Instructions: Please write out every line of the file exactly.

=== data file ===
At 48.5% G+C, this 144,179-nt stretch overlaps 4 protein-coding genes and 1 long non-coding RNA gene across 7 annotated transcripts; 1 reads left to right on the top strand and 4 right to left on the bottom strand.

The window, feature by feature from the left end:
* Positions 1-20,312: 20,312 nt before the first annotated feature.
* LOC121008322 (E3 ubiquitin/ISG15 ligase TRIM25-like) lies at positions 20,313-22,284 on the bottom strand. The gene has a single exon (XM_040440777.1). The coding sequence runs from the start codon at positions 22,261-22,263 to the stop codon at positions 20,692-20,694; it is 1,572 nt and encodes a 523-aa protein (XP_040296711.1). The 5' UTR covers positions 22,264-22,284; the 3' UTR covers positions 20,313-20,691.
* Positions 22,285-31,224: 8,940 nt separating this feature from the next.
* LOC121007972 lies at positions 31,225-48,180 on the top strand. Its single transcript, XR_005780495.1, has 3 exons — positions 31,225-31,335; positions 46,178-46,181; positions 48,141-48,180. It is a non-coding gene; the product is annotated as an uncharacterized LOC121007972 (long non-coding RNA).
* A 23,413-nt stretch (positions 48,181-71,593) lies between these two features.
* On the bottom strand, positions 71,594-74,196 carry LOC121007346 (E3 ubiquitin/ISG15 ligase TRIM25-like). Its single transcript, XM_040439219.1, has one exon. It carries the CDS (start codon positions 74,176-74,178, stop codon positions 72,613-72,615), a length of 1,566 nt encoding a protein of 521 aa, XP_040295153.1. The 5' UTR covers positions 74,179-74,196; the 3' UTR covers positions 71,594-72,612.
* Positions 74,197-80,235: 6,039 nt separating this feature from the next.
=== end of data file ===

At 48.5% G+C, this 144,179-nt stretch overlaps 4 protein-coding genes and 1 long non-coding RNA gene across 7 annotated transcripts; 1 reads left to right on the top strand and 4 right to left on the bottom strand.

The window, feature by feature from the left end:
* Positions 1-20,312: 20,312 nt before the first annotated feature.
* LOC121008322 (E3 ubiquitin/ISG15 ligase TRIM25-like) lies at positions 20,313-22,284 on the bottom strand. The gene has a single exon (XM_040440777.1). The coding sequence runs from the start codon at positions 22,261-22,263 to the stop codon at positions 20,692-20,694; it is 1,572 nt and encodes a 523-aa protein (XP_040296711.1). The 5' UTR covers positions 22,264-22,284; the 3' UTR covers positions 20,313-20,691.
* Positions 22,285-31,224: 8,940 nt separating this feature from the next.
* LOC121007972 lies at positions 31,225-48,180 on the top strand. Its single transcript, XR_005780495.1, has 3 exons — positions 31,225-31,335; positions 46,178-46,181; positions 48,141-48,180. It is a non-coding gene; the product is annotated as an uncharacterized LOC121007972 (long non-coding RNA).
* A 23,413-nt stretch (positions 48,181-71,593) lies between these two features.
* On the bottom strand, positions 71,594-74,196 carry LOC121007346 (E3 ubiquitin/ISG15 ligase TRIM25-like). Its single transcript, XM_040439219.1, has one exon. It carries the CDS (start codon positions 74,176-74,178, stop codon positions 72,613-72,615), a length of 1,566 nt encoding a protein of 521 aa, XP_040295153.1. The 5' UTR covers positions 74,179-74,196; the 3' UTR covers positions 71,594-72,612.
* Positions 74,197-80,235: 6,039 nt separating this feature from the next.